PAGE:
Eczema in infants linked to tooth decay in early childhood


The newly discovered link encourages early dental referral of children with atopic dermatitis (AD), which may help prevent tooth decay later in life

 Atopic dermatitis child 2.jpg More details Inflamed atopic dermatitis on the left ankle of a 2 months old child. Credit: Wikimedia commons

Inflamed atopic dermatitis on the left ankle of a 2 months old child. Credit: Wikimedia commons

New findings indicate that babies with eczema were three times more likely to develop tooth decay at 2 and 3 years of age. The relationship between eczema, or atopic dermatitis (AD) and tooth decay is largely unknown, and this is the first time a link between the two diseases has been discovered. In a paper recently published in The Journal of Allergy and Clinical Immunology (JACI), the research team outlined how they found the link between eczema and tooth decay, and the need for timely intervention to ensure early detection and prevention of tooth decay in toddlers.

The research was led by the National University of Singapore (NUS) Faculty of Dentistry, which is part of the National University Health System (NUHS), and Singapore Institute for Clinical Sciences (SICS) of the Agency for Science, Technology and Research (A*STAR). The study was part of the Growing Up in Singapore Towards healthy Outcomes (GUSTO) programme, a nationwide birth cohort study involving collaborators from the NUS, NUHS, KK Women’s and Children’s Hospital (KKH), and SICS.

In the United States, tooth decay is the most common childhood disease, affecting five times as many children as asthma. In Singapore, a study published in 2009 led by the NUS Faculty of Dentistry revealed that 4 in 10 preschool children here had tooth decay, even though the water fluoridation rate is among the highest in the world. Eczema is one of the most common skin conditions worldwide and affects about one in five school-going children in Singapore4.

“Tooth decay is one of the most common diseases affecting young children but one which is highly preventable,” said Dr Stephen Hsu, the paper’s corresponding author, and Associate Professor at the NUS Faculty of Dentistry. “Our latest findings will give parents and caregivers of babies with eczema early warning of increased risk of developing tooth decay in toddlers. Regular dental check-ups can then be conducted to help minimise the incidence of tooth decay in these children.”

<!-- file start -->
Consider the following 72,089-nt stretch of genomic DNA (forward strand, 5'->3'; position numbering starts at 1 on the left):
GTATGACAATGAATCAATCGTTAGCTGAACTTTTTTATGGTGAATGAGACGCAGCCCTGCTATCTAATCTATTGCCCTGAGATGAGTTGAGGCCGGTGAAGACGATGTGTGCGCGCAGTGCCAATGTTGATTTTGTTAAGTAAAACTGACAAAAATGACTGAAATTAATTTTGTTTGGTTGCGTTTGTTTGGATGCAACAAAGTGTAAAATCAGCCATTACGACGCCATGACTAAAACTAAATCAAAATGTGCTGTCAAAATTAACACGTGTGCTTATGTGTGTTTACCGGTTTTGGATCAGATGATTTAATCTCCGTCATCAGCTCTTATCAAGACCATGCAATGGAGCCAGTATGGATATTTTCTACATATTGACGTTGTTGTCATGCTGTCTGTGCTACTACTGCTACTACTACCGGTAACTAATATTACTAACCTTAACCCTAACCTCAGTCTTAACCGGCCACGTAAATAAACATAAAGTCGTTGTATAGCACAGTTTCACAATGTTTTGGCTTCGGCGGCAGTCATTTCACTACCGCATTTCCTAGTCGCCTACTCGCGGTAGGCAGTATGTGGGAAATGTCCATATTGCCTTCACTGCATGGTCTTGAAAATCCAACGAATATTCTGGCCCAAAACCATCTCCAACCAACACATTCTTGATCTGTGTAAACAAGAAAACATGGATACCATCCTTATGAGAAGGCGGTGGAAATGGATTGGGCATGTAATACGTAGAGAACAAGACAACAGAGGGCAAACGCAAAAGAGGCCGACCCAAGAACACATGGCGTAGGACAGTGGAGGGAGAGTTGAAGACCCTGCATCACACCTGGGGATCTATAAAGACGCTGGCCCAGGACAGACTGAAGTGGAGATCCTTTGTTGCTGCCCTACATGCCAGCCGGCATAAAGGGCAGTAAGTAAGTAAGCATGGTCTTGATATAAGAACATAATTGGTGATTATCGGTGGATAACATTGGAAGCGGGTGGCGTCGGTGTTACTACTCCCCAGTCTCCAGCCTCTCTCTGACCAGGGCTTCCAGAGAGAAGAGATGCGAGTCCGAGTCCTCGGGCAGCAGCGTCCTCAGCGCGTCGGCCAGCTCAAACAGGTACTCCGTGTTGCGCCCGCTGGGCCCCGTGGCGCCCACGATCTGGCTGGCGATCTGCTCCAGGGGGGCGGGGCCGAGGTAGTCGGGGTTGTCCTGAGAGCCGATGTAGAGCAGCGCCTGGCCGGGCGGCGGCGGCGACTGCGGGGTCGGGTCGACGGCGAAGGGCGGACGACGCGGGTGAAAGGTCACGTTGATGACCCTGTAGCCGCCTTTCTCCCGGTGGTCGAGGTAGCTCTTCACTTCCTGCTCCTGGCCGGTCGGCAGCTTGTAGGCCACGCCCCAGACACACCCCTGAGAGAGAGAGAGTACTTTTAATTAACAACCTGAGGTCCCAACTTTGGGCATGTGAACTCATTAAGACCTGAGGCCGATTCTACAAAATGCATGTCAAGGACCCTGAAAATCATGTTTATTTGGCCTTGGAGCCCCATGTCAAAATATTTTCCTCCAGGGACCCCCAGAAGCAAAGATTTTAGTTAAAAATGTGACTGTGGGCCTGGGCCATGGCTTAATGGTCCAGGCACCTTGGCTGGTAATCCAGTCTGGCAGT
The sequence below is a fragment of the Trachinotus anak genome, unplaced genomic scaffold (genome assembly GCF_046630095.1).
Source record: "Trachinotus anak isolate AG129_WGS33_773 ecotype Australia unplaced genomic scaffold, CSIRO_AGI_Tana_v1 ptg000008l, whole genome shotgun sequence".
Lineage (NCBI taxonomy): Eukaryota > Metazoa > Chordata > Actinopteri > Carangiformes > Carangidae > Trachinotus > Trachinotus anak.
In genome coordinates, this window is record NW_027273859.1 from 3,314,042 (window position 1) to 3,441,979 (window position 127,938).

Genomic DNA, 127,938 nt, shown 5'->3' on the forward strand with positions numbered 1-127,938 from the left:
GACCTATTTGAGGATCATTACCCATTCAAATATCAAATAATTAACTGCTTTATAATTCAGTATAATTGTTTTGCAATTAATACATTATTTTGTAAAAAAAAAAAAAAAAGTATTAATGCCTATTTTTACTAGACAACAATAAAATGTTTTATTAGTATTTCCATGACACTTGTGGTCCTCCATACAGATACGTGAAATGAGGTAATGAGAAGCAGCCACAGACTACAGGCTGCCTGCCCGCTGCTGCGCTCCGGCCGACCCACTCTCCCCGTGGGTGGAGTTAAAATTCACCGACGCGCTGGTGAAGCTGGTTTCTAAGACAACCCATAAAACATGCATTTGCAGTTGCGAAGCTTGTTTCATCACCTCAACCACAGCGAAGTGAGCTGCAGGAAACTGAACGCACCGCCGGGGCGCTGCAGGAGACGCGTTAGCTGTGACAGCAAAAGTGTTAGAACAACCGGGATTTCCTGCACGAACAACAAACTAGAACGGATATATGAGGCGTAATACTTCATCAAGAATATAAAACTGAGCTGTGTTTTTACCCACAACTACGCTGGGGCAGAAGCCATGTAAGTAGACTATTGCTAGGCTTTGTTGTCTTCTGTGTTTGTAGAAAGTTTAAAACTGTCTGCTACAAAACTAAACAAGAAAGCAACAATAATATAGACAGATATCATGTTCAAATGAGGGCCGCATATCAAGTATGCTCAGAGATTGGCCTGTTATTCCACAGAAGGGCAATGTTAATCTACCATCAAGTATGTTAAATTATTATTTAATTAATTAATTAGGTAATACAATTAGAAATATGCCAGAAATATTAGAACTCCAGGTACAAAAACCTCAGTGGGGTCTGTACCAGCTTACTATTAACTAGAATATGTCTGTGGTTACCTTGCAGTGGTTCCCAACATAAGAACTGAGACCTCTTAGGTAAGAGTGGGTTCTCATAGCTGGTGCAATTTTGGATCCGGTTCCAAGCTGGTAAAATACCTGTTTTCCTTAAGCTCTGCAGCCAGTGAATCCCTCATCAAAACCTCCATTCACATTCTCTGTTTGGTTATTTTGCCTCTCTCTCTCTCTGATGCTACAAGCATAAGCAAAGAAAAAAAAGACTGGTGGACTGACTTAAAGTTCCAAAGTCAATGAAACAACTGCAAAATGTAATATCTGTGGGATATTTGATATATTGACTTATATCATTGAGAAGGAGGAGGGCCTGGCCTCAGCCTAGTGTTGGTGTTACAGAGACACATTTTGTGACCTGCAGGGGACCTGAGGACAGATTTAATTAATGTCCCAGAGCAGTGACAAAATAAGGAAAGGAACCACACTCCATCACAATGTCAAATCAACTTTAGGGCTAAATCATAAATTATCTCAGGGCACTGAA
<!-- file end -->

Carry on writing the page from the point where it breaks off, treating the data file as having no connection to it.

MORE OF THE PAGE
“To the best of our knowledge, our study is the first longitudinal study showing an association between eczema and tooth decay.” said Dr Evelyn Loo, co-first author and research fellow at SICS, “More knowledge about the condition will help medical professionals, parents, and caregivers provide better support for this group of children.”

The research team recruited pregnant women during their first trimester as part of the GUSTO study. After birth, the parents were then provided with an interviewer-administered questionnaire at 3, 6, and 12 months to identify children who had been diagnosed with eczema. In addition, the children also underwent skin prick testing (SPTs) to determine if they are sensitised to common allergens.

Based on the responses to both the questionnaire and SPTs, children in the GUSTO study were categorised into three groups, AD-SPT(+ve), AD-SPT(-ve), and non-AD groups. Tooth decay was detected using modified International Caries Detection and Assessment System (ICDAS) criteria at 2 and 3-year visits.

Higher risk of tooth decay was demonstrated in the AD-SPT(+ve) group at both 2 and 3 years of age. Compared to the non-AD group, the AD-SPT(+ve) group was 3.29 times and 3.09 times more likely to experience tooth decay, at the 2-year and 3-year marks respectively, indicating a positive correlation between AD and tooth decay.

A possible mechanism behind the link between the two diseases could be structural defects during tissue development. However, no difference in tooth decay risk was observed between the AD-SPT(-ve) group and non-AD groups.

The team is currently conducting genetic analysis to confirm the aforementioned mechanism and exploring the link between tooth decay and other childhood diseases potentially affected by ectodermal defects.

Set up in 2009, GUSTO is a detailed long-term study of pregnant Singaporean mothers and their offspring. The study aims to better understand just how profoundly genetic and environmental factors affect neurodevelopment, as well as the onset of metabolic diseases such as diabetes and obesity in later years. Since its inception, the study has recruited 1,247 Singaporean families, and deeply phenotyped them through pregnancy and early childhood.

GUSTO aims to understand how conditions during pregnancy and early childhood may affect the mothers’ and children’s health, growth and development, as well as metabolic, neurodevelopmental and other conditions – all of which are of major public health and economic importance in Asia and around the globe. The research spans four themes, with studies designed to develop public health policies; clinically-valuable, testable interventions; reduce the burden of childhood obesity and non-communicable diseases, e.g. diabetes; and improve neurodevelopmental outcomes in children.